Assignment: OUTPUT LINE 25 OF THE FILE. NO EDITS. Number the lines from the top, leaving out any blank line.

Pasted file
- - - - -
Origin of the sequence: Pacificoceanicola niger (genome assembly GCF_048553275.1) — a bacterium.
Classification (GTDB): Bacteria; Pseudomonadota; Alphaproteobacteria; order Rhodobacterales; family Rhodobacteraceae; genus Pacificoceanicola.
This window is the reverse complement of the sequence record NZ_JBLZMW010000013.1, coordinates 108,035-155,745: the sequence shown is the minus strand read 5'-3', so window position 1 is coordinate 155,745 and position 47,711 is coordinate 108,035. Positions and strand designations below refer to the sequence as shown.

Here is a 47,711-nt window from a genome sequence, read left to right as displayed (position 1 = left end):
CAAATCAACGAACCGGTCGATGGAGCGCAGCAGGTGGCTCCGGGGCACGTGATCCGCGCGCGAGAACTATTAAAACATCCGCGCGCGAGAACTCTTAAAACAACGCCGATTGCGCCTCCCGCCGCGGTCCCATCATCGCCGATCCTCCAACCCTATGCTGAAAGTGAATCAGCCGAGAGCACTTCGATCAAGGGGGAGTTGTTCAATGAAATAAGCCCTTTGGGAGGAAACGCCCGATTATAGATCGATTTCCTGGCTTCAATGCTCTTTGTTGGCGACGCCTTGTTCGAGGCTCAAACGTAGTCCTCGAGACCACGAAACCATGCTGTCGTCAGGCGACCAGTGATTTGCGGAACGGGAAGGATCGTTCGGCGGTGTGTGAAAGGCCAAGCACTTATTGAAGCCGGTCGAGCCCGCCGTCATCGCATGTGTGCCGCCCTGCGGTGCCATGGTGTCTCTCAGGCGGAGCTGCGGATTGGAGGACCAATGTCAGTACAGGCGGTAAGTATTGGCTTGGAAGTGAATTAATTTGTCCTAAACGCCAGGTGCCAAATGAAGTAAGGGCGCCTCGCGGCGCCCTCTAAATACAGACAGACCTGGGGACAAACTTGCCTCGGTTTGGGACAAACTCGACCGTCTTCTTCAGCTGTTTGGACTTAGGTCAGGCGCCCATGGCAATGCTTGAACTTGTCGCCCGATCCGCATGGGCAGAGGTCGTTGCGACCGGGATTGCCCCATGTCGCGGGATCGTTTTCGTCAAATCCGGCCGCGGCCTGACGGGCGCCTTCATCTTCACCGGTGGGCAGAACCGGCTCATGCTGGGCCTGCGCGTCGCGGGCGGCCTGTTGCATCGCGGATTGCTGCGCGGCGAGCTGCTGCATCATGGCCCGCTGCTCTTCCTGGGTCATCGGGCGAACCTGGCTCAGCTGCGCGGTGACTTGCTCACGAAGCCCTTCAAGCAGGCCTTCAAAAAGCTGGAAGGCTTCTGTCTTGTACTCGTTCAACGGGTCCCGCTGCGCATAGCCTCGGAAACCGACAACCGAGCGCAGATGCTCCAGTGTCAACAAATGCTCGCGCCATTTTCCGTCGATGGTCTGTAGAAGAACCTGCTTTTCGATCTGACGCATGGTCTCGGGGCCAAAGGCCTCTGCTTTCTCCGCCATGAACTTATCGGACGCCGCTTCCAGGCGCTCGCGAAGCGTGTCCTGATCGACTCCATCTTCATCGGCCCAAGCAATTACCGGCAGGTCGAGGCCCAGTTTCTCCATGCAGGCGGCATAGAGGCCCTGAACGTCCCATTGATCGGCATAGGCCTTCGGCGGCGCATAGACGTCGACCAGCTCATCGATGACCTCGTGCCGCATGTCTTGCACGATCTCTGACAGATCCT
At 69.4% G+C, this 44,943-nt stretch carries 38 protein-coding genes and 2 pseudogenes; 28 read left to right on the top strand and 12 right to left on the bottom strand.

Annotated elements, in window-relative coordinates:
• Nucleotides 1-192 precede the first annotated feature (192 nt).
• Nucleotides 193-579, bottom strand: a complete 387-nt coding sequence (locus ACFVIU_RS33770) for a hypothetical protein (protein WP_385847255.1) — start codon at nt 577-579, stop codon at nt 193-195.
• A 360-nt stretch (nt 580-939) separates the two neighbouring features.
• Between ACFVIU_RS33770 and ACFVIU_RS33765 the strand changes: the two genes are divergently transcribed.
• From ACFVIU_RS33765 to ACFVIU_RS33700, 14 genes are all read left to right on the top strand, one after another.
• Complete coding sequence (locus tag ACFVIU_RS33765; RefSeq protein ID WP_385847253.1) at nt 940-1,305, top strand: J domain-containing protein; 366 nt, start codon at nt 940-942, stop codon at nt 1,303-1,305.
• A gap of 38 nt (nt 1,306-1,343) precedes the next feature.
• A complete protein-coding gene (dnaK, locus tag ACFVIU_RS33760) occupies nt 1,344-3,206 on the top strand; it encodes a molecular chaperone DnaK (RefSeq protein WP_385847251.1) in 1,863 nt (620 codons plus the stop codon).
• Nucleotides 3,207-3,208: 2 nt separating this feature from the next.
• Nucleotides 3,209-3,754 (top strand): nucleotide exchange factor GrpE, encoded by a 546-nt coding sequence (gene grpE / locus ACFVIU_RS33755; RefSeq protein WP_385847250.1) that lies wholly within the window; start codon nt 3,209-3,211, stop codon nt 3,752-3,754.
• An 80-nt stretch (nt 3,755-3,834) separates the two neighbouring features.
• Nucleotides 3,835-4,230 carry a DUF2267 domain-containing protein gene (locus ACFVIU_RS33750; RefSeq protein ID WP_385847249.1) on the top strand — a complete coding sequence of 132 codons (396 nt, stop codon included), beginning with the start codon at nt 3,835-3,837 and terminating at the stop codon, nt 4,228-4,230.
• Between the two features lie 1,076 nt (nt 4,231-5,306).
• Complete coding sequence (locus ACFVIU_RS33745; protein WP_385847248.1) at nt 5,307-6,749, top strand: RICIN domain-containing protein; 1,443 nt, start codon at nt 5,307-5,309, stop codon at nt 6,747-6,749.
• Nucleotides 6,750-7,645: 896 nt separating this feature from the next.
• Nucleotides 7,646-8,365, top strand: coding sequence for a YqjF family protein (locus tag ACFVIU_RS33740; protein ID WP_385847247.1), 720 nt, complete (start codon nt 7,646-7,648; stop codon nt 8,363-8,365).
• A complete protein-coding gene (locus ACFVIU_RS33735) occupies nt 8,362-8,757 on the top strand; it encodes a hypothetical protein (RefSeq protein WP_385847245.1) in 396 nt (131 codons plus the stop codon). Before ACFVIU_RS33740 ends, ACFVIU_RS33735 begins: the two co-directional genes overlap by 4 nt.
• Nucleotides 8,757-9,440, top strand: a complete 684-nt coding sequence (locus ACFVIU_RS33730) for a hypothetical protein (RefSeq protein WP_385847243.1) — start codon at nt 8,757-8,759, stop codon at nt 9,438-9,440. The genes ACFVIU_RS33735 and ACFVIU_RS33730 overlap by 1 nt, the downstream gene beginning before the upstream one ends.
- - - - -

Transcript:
• Nucleotides 8,757-9,440, top strand: a complete 684-nt coding sequence (locus ACFVIU_RS33730) for a hypothetical protein (RefSeq protein WP_385847243.1) — start codon at nt 8,757-8,759, stop codon at nt 9,438-9,440. The genes ACFVIU_RS33735 and ACFVIU_RS33730 overlap by 1 nt, the downstream gene beginning before the upstream one ends.